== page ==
So, instead of escaping into space, this radiation remains trapped in the atmosphere, causing the planet to get hotter.

Today, the average temperature on the earth’s surface and in oceans has risen dramatically over the last decade. The unchecked pollution and poor waste management may expose us to more greenhouse gas hazards and a warmer global temperature sooner than we think.

What’s more? Antarctica has lost nearly four trillion metric tons of ice since the 1990s.

The Tundra biome’s delicate balance is already at risk since the thawing permafrost will likely disrupt the ecosystem and release more greenhouse emissions.

The result may be higher sea levels and, of course, extensive flooding, drought, and contamination of drinking water. The heat waves are already with us as well as wildfires.

Unsustainable Population Levels Can Cause Environmental Problems

environmental problems

The world’s population is expected to increase by nearly 2 billion persons in the next 25 years, from the current 8 billion to 9.7 billion in 2050.

Scientists term that number too big a population for just one planet given that resources like water, food, and fuel are already scarce.

As a result, intensive agriculture will be the way to feed the globe, so chemical fertilizers, pesticides, genetic engineering, and insecticides will only accelerate, exacerbating the environmental problems.

The current 64% of the overfished stock in the world will look meager, while deforestation to make space for residential, commercial, and industrial purposes looks inevitable.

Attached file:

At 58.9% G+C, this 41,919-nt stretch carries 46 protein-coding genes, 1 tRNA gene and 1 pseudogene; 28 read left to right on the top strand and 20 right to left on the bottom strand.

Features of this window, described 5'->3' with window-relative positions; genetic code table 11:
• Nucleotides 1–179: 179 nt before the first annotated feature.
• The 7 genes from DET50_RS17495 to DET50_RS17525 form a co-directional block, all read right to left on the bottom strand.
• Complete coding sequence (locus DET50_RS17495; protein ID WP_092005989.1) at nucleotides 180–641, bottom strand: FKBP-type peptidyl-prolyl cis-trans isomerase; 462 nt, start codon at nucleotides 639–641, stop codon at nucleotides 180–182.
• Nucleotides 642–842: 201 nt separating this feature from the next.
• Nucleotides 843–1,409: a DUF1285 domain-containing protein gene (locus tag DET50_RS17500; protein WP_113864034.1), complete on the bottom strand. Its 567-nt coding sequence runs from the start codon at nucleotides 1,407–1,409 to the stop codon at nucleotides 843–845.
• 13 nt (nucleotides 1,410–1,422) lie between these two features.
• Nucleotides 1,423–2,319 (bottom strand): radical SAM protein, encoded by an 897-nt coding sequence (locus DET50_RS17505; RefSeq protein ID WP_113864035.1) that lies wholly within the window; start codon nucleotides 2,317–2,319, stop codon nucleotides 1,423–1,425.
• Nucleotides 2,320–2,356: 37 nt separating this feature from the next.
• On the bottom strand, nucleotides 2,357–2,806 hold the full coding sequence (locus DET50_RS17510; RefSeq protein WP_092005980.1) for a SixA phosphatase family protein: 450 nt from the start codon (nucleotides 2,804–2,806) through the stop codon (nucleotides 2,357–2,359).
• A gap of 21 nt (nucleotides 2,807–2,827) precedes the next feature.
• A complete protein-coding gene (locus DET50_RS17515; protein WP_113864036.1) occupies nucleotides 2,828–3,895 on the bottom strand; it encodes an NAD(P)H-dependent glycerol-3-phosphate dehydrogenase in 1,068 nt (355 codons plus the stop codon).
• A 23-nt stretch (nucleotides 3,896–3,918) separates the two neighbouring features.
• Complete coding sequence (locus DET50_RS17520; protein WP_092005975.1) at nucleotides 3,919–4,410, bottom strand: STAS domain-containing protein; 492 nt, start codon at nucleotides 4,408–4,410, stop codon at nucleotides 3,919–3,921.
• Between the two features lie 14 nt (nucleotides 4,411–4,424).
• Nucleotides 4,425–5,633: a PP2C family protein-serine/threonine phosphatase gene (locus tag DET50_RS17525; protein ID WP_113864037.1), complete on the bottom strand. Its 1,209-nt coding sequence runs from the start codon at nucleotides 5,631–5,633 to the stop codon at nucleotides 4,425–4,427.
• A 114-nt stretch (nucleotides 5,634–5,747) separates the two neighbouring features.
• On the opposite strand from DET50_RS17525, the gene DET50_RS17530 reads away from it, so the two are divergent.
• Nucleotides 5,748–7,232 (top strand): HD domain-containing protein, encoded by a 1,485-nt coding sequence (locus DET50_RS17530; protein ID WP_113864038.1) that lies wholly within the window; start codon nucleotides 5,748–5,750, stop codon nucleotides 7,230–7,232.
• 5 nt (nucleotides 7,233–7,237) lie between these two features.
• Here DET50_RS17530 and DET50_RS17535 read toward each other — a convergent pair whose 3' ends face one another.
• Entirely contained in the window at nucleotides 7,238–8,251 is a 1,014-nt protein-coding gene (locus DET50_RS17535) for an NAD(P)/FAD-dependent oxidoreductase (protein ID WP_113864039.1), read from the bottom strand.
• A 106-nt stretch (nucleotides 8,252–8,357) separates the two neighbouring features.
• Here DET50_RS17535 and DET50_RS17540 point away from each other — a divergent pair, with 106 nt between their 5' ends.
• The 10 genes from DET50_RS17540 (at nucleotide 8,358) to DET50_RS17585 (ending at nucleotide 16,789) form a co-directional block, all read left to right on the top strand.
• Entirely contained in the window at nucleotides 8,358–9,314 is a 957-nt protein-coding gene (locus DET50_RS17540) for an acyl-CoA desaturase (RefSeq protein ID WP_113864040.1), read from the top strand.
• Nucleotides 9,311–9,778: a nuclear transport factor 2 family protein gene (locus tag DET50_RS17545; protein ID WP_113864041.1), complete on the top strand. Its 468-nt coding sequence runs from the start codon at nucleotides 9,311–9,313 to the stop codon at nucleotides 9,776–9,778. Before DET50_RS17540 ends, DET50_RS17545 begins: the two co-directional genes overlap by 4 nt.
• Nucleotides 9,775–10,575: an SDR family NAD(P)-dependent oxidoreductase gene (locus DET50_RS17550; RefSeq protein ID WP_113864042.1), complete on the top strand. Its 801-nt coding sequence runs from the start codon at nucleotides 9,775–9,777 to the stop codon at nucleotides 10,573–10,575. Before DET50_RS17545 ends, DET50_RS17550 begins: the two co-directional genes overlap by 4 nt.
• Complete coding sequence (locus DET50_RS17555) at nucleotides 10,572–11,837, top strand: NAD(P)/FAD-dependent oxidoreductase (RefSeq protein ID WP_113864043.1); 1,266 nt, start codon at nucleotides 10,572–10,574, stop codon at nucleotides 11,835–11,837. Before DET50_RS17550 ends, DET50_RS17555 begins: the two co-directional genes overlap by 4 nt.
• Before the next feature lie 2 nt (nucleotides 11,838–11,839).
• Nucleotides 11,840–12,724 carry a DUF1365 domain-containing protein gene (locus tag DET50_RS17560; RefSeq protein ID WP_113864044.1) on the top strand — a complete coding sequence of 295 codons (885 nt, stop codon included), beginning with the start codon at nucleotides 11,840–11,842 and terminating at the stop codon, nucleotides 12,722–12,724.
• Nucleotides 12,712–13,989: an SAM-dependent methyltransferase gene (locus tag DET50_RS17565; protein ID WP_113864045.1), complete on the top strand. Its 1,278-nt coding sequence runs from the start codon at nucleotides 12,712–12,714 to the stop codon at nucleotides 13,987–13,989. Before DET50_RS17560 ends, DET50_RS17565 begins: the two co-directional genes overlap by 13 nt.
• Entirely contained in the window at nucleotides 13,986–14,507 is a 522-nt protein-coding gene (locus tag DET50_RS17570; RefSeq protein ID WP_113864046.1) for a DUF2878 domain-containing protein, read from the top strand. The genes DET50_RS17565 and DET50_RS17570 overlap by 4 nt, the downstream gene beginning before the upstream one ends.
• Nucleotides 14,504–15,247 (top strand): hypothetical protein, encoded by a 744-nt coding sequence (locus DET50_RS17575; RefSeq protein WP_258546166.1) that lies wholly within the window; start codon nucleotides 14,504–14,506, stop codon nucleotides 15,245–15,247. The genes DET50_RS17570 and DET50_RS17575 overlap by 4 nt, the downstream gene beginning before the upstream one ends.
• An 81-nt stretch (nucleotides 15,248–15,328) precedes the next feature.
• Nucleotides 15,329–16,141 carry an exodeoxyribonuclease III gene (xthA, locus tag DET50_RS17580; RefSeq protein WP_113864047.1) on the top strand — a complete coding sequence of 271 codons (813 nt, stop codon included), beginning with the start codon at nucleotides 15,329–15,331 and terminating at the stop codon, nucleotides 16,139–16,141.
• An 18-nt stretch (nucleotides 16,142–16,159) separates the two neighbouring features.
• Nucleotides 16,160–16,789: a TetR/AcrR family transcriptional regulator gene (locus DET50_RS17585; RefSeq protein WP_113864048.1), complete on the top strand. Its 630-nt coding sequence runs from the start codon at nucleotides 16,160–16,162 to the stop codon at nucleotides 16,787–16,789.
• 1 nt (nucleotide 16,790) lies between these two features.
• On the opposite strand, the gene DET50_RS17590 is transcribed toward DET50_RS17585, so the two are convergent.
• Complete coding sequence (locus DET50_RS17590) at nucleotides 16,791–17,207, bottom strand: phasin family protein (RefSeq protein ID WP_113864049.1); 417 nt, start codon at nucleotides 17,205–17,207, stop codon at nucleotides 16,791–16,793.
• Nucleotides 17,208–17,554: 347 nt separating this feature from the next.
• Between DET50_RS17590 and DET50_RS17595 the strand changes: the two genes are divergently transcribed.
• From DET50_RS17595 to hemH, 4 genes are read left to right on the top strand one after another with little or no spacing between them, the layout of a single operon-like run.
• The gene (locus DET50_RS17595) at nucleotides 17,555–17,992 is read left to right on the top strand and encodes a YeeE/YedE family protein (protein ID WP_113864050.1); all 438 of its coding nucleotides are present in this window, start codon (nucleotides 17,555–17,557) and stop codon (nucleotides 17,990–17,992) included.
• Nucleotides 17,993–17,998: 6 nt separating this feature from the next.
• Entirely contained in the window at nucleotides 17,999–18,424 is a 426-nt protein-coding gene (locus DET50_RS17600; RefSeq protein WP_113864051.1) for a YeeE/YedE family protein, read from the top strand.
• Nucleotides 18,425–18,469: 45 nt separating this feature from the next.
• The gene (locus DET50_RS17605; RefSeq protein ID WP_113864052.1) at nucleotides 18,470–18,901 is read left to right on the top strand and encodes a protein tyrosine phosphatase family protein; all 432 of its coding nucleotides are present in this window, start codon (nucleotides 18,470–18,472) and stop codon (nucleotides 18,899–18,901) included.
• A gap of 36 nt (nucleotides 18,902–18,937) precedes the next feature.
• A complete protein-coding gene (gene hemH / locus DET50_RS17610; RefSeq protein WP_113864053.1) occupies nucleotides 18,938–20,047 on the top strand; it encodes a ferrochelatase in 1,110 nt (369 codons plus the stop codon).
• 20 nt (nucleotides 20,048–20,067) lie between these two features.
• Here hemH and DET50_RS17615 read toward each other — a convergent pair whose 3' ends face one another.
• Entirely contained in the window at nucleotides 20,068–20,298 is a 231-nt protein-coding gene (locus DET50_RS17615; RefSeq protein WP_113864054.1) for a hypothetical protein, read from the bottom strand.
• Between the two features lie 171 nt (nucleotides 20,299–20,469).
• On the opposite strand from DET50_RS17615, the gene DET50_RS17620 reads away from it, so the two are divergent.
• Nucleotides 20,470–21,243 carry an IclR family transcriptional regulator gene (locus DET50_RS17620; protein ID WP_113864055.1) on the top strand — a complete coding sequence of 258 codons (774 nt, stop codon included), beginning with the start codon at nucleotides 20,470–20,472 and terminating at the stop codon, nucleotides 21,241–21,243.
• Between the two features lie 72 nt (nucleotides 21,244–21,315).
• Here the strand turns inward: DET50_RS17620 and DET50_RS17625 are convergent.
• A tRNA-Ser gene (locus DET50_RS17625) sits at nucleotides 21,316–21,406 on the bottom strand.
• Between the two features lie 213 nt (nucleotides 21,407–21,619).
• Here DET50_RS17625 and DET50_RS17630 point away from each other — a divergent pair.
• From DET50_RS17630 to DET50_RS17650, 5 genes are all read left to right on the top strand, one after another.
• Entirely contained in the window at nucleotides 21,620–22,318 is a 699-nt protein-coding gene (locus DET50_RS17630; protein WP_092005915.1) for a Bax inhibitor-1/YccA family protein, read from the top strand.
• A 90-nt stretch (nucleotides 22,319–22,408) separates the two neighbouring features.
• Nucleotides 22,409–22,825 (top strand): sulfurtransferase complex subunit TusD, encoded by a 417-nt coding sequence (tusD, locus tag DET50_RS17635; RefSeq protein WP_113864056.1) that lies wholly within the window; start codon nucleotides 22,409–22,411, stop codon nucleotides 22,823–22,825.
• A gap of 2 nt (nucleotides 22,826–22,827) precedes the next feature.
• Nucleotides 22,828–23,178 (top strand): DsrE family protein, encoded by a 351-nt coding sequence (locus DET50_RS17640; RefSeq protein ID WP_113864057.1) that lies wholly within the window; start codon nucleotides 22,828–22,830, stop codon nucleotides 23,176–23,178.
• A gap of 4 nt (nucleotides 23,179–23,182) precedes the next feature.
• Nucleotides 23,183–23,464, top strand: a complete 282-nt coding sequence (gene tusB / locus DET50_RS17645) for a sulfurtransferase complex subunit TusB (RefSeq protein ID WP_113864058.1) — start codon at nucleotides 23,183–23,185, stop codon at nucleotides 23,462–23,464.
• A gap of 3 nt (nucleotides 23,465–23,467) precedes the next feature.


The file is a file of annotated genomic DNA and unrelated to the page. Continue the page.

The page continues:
With less tree cover, habitats may be destroyed, species become extinct, and natural processes like pollination prove impossible: lost biodiversity.

As the population increases and the environmental problems become more pronounced, the population may migrate to low-density rural areas, bringing with them more competition for resources, pollution, land degradation, and imminent threat to fauna. Besides, transferring the environmental problems, an urban sprawl caused by overpopulation is one of the main contributors to health and ecology issues.

Social Disparity

environmental problems

Major polluting countries need to walk the talk other than just reciting their committed to the net zero goal by 2050.

One controversial policy is the carbon offsetting initiatives whereby the top pollutants like the US, China, EU, and India pay for green energy and conservation projects elsewhere.

They term this a carbon-cutting effort while, in fact, keeping their emission levels up.

Such initiatives not only set a bad precedent but also leave the least polluting and the developing countries to bear the wrath of unabated climate change.

Countries like Pakistan contribute only about 1% of the global greenhouse gas emissions, but climate change doesn’t know race, gender, class, or greenhouse contribution based on recent disasters there.

Most recently, over 1,700 people were killed, and millions were left homeless due to unprecedented flash floods. In addition, over four million crops and orchards were destroyed.

It’s a clear case of the need to curb emissions and pollution to make the planet safe, and not necessarily a matter of monetary grants.

The most promising solution is robust awareness of the looming threat for the current and future generations. Everyone needs to understand their responsibilities regarding pollution and waste disposal.

The future is renewables and reusing what we already have to address ecology issues and reduce the amount of waste in landfills.

However, current data proves that cutting carbon dioxide emissions to curb climate change and reach net zero is possible, but it takes work.